Donald Trump's Health Care Plan Is Standard GOP Fare — With One Big Exception


As he inched closer toward the Republican presidential nomination, on Thursday Donald Trump unveiled his plan to reform the nation's health care system, drawing on standard conservative prescriptions but notably deviating from GOP orthodoxy by endorsing the importation of prescription drugs from foreign countries.

The plan: Trump's seven-point plan builds on ideas he has espoused since launching his presidential bid in June 2015, beginning with the complete repeal of President Barack Obama's signature health reform law. 

Doubling down on policies championed by many conservative policymakers, Trump also calls for the creation of tax-free health savings accounts, allowing the sale of insurance across state lines and giving states discretion over federal Medicaid funds. Trump's plan would also permit individuals to deduct insurance premiums from their taxes and establish a system that makes it easier for consumers to compare prices for medical expenses.

Butting heads with pharmaceutical interests, however, Trump aligns himself with Democratic presidential hopefuls Hillary Clinton and Bernie Sanders in calling for the importation of lower-cost prescription drugs from overseas. Touting himself as a self-funding billionaire, Trump has argued that his independence from megadonors will free him to take on special interests.

John Bazemore/AP

Why it matters: What's most notable about the plan, however, is how little it differs from those put forth by previous GOP presidential nominees like John McCain and Mitt Romney, who also favored measures like interstate insurance sales and health savings accounts.

It's a significant departure from Trump's previous flirtation with a government-funded single-payer health care system, a policy Sanders advocates. Trump suggested he was open to a government-financed system as he weighed a 2000 presidential run, and he even had warm words for other countries' single-payer systems during an August presidential debate.

"As far as single payer, it works in Canada, it works incredibly well in Scotland, it could have worked in a different age, which is the age you are talking about here," Trump said at the time, while adding that he favored a private-market solution for the United States.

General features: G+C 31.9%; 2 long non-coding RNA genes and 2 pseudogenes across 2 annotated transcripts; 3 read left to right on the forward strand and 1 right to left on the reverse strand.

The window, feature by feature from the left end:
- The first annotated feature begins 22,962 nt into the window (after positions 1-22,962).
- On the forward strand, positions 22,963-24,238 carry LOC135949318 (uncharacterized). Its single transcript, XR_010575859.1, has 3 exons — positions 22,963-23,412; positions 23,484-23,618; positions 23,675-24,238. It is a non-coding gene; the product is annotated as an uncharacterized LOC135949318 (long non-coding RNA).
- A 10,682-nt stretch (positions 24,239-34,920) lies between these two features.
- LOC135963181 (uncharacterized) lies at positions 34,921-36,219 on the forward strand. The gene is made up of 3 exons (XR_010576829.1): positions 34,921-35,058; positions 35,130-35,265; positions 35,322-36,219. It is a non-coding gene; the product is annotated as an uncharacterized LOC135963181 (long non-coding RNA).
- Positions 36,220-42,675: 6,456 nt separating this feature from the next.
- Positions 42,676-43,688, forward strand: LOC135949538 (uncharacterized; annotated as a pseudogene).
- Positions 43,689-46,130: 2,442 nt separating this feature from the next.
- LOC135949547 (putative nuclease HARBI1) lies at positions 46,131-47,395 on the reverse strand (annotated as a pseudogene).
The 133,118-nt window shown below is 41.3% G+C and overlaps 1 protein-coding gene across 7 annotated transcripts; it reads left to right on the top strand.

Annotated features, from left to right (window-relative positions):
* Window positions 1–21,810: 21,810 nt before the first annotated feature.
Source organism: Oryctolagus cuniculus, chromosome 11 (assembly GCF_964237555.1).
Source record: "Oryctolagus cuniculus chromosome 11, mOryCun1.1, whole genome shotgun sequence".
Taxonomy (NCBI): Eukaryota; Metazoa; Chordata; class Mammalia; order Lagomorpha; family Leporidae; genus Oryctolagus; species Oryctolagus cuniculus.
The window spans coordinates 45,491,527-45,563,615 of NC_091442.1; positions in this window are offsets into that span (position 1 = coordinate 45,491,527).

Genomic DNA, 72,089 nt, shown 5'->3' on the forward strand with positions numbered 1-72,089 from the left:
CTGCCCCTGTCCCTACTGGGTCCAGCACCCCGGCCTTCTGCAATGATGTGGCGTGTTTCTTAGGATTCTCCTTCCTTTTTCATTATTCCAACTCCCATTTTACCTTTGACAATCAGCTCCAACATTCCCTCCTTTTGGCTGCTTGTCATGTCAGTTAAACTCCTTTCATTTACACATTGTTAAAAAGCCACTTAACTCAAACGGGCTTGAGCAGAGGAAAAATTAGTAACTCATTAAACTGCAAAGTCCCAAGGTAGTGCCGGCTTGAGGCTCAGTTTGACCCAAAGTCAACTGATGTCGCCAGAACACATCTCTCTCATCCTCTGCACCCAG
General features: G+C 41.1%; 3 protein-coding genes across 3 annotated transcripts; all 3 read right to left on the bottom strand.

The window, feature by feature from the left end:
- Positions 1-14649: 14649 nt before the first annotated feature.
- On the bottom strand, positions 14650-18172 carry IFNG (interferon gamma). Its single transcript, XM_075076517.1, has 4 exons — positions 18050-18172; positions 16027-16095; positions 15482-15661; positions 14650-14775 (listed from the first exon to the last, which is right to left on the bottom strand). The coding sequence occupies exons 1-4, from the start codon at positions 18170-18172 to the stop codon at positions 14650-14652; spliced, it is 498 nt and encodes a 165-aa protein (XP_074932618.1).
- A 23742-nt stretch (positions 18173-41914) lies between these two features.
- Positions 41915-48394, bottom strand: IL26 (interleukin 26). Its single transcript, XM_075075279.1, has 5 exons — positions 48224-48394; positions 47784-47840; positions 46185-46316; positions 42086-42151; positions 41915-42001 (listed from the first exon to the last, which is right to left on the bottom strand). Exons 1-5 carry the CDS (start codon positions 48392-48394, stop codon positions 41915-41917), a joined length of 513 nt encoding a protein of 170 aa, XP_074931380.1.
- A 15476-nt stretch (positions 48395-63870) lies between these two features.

By going all-in on that private approach, Trump's health care plan underscores the influence of party ideology in shaping candidates' plans. Though Trump proudly bucks the GOP establishment — and has certainly evinced greater ideological flexibility than Ted Cruz or Marco Rubio — the growing polarization of the two parties creates incentives for primary candidates to stake out policy positions that conform to party orthodoxy. 

While Trump's plan also draws on liberal ideas, voting Republican means voting for a candidate who favors getting rid of the Affordable Care Act, wants to reduce the federal role in Medicaid and sees the free market as the optimal means for dealing with medical insurance — whether the nominee is Trump, Cruz or Rubio.

Rhetorically, however, Trump still differs sharply from his fellow Republicans, often sounding more like a bleeding-heart liberal than a free-market conservative.

"If somebody has no money and they're lying in the middle of the street and they're dying, I'm going to take care of that person," Trump told ABC's George Stephanopoulos in January.

That instinct — combined with Trump's past openness to a single-payer system and his carefully-cultivated image as a deal-maker — suggests that Trump may not be as rigidly committed to his health care plan as his Republican rivals are to theirs. 

Expect Cruz and Rubio to make that point in Thursday night's GOP debate in Detroit. But don't count on it making much difference: If this primary season has taught us anything, it's that GOP voters aren't looking for down-the-line conservative purity. They're far hungrier for a candidate who will channel their anti-establishment anger — and no candidate has owned that mantle more than Trump.